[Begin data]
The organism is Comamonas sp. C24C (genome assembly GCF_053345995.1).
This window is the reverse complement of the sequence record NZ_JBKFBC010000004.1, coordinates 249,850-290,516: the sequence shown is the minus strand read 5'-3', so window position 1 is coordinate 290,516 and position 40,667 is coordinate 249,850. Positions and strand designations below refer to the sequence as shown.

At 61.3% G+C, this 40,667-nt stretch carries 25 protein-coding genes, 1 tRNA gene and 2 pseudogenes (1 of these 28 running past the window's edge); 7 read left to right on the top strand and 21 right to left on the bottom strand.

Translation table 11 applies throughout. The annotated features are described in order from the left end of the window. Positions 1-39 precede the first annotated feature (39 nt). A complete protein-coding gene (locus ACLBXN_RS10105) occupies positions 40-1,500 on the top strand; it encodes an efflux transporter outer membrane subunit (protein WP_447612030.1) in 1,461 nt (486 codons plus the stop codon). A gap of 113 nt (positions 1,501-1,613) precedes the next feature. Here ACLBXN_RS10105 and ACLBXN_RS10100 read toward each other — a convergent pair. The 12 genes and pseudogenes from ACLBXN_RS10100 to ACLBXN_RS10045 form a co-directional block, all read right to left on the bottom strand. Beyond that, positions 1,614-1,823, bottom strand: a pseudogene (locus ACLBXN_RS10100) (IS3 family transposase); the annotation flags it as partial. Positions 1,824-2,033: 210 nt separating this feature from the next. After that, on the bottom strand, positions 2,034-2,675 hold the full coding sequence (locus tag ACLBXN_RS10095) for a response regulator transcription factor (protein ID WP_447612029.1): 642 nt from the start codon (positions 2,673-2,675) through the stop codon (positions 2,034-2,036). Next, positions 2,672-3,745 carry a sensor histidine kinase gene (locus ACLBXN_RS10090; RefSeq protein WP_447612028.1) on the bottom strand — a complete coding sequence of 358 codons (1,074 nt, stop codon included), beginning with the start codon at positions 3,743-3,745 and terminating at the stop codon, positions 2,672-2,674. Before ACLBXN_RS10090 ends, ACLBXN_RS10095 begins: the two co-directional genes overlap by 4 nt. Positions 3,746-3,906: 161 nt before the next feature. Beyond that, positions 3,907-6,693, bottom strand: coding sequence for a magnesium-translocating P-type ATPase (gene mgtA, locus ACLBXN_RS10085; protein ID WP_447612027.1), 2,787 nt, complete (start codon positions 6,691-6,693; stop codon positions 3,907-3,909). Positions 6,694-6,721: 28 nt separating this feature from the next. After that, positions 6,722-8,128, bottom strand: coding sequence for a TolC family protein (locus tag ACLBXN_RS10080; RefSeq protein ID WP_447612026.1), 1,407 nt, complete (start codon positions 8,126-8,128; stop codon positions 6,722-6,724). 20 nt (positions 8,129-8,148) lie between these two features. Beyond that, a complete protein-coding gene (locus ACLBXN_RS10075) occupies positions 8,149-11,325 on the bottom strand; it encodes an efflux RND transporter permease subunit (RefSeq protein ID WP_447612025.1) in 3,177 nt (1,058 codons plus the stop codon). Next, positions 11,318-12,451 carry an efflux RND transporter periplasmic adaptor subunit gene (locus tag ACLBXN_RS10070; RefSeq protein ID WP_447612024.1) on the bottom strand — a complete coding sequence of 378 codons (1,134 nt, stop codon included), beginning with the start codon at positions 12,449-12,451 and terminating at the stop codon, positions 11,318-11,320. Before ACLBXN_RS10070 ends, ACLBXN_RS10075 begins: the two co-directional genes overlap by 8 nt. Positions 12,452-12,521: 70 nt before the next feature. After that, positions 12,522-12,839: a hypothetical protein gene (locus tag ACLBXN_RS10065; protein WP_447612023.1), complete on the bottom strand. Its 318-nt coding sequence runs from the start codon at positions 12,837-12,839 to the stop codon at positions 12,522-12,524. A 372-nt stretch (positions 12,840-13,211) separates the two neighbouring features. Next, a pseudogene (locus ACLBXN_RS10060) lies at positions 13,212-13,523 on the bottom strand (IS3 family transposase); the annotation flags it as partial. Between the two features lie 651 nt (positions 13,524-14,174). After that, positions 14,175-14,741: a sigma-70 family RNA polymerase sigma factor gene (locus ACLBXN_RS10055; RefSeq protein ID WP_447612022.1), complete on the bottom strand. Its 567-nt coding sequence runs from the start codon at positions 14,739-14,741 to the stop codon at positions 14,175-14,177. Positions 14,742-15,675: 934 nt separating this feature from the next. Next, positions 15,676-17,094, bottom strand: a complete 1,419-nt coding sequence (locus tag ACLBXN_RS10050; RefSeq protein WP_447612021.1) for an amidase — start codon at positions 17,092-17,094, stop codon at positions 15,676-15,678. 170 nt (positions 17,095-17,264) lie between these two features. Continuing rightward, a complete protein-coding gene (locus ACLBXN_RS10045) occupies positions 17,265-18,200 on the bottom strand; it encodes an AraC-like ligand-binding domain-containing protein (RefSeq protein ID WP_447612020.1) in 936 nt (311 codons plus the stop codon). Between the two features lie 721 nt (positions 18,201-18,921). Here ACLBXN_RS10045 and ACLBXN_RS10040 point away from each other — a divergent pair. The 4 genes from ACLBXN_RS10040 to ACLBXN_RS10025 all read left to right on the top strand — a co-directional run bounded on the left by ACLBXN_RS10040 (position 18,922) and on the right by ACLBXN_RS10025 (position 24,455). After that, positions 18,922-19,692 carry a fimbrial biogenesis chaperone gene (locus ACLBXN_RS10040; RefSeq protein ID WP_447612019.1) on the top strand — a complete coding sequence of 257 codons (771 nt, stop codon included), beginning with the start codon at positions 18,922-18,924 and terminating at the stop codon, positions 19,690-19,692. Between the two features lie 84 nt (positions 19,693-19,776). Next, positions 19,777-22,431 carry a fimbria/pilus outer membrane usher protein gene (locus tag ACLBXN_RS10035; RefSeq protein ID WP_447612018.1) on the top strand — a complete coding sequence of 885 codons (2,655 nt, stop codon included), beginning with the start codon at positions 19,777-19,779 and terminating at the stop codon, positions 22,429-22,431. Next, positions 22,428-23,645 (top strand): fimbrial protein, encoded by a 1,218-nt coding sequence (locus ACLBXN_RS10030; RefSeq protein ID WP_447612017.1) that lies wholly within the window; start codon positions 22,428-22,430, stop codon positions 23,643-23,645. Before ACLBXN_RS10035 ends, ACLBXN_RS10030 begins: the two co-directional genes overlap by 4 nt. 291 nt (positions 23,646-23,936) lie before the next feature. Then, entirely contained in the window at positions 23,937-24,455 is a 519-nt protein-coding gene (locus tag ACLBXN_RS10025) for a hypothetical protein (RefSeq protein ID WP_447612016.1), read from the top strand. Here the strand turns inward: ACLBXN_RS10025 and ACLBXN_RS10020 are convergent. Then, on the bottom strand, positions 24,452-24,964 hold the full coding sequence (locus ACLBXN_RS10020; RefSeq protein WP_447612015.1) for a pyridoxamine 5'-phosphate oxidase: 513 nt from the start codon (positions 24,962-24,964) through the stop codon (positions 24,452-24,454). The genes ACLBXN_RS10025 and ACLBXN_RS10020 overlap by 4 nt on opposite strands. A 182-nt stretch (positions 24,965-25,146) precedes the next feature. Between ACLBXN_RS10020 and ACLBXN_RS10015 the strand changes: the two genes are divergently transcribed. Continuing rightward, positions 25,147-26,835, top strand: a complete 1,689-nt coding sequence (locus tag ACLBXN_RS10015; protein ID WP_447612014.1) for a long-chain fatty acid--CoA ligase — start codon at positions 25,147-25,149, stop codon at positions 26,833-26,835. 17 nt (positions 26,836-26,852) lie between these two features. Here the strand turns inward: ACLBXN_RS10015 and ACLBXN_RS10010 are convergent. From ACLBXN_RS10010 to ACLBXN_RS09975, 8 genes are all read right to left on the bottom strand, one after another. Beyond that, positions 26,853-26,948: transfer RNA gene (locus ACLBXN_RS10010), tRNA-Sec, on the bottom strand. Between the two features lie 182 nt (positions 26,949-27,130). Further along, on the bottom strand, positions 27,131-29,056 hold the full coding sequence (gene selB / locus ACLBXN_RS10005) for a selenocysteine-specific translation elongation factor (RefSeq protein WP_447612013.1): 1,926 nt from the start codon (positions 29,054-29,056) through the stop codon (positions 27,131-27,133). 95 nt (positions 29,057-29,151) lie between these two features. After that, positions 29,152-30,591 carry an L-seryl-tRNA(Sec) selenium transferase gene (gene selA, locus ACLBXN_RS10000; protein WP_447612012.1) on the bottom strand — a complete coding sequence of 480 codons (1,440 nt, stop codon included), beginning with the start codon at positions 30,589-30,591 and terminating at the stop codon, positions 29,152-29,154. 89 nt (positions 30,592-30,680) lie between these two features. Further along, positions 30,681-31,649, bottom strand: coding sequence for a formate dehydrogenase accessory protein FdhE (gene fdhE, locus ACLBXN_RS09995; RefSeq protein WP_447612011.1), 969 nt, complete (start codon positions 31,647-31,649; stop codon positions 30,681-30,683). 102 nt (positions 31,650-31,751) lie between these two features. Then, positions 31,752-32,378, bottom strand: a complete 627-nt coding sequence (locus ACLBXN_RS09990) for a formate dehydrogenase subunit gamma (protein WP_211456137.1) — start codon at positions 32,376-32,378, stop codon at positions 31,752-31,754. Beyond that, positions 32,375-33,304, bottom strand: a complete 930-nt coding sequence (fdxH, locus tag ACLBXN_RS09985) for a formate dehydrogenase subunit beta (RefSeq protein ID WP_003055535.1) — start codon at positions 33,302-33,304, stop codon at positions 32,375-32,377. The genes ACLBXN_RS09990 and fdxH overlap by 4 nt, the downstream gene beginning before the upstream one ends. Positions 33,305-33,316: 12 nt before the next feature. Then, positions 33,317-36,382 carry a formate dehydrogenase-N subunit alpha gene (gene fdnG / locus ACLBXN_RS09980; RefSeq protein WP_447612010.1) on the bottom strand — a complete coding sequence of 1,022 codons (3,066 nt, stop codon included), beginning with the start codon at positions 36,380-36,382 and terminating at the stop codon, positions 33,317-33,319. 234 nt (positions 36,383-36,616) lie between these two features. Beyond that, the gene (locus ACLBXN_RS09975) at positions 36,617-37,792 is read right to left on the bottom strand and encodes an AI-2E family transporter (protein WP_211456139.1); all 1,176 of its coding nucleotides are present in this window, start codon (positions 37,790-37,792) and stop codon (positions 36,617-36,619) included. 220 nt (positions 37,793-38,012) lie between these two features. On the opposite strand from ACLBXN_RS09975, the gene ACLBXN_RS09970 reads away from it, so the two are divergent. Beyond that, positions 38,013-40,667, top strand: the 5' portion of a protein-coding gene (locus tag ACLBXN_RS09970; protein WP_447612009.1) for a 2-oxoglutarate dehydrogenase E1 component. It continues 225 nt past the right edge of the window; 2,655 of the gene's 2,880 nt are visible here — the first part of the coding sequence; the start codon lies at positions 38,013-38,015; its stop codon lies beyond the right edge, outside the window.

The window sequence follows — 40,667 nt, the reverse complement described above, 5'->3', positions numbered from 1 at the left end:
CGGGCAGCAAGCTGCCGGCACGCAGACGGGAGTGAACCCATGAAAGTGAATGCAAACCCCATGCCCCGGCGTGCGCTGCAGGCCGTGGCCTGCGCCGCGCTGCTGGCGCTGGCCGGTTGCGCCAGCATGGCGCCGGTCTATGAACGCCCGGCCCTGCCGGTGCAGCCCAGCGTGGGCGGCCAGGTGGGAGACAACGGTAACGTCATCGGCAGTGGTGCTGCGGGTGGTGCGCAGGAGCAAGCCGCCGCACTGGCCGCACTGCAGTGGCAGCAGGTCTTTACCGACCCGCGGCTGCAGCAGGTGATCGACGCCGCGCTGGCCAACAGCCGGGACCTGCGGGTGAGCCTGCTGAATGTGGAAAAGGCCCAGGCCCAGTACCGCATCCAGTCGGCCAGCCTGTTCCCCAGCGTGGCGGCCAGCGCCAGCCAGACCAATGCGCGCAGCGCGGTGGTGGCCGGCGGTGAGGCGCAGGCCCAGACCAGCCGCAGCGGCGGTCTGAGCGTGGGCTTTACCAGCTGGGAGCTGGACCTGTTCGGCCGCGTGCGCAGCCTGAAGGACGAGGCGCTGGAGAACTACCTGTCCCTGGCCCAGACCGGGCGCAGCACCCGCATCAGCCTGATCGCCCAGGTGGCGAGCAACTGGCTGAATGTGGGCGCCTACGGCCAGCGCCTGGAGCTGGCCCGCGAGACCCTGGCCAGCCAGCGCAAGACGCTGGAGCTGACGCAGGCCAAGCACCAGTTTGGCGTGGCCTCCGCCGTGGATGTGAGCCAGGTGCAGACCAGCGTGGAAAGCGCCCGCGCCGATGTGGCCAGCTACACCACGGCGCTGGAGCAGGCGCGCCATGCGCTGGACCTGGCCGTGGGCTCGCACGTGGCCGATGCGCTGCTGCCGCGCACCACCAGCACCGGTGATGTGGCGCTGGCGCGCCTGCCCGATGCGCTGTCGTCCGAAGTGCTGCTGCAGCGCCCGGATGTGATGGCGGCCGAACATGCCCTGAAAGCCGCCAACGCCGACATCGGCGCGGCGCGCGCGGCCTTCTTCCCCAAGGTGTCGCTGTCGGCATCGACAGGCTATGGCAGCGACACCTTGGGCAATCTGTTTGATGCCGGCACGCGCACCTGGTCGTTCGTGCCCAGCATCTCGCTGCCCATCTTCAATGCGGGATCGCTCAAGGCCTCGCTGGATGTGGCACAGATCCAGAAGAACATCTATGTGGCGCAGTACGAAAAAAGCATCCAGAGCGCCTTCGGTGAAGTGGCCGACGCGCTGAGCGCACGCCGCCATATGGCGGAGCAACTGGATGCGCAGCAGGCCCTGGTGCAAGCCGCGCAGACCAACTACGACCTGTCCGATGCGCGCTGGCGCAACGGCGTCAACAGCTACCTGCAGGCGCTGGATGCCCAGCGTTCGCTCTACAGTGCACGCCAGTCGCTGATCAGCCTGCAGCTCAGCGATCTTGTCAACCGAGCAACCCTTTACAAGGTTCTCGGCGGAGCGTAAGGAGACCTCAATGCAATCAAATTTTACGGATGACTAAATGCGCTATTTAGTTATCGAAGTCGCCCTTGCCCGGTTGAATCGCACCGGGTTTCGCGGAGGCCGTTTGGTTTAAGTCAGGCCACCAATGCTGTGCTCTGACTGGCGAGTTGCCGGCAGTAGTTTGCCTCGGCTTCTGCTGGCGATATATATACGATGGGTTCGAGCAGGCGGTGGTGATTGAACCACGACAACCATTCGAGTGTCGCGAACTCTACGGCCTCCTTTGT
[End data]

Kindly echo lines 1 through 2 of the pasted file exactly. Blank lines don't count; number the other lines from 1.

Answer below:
The organism is Comamonas sp. C24C (genome assembly GCF_053345995.1).
This window is the reverse complement of the sequence record NZ_JBKFBC010000004.1, coordinates 249,850-290,516: the sequence shown is the minus strand read 5'-3', so window position 1 is coordinate 290,516 and position 40,667 is coordinate 249,850. Positions and strand designations below refer to the sequence as shown.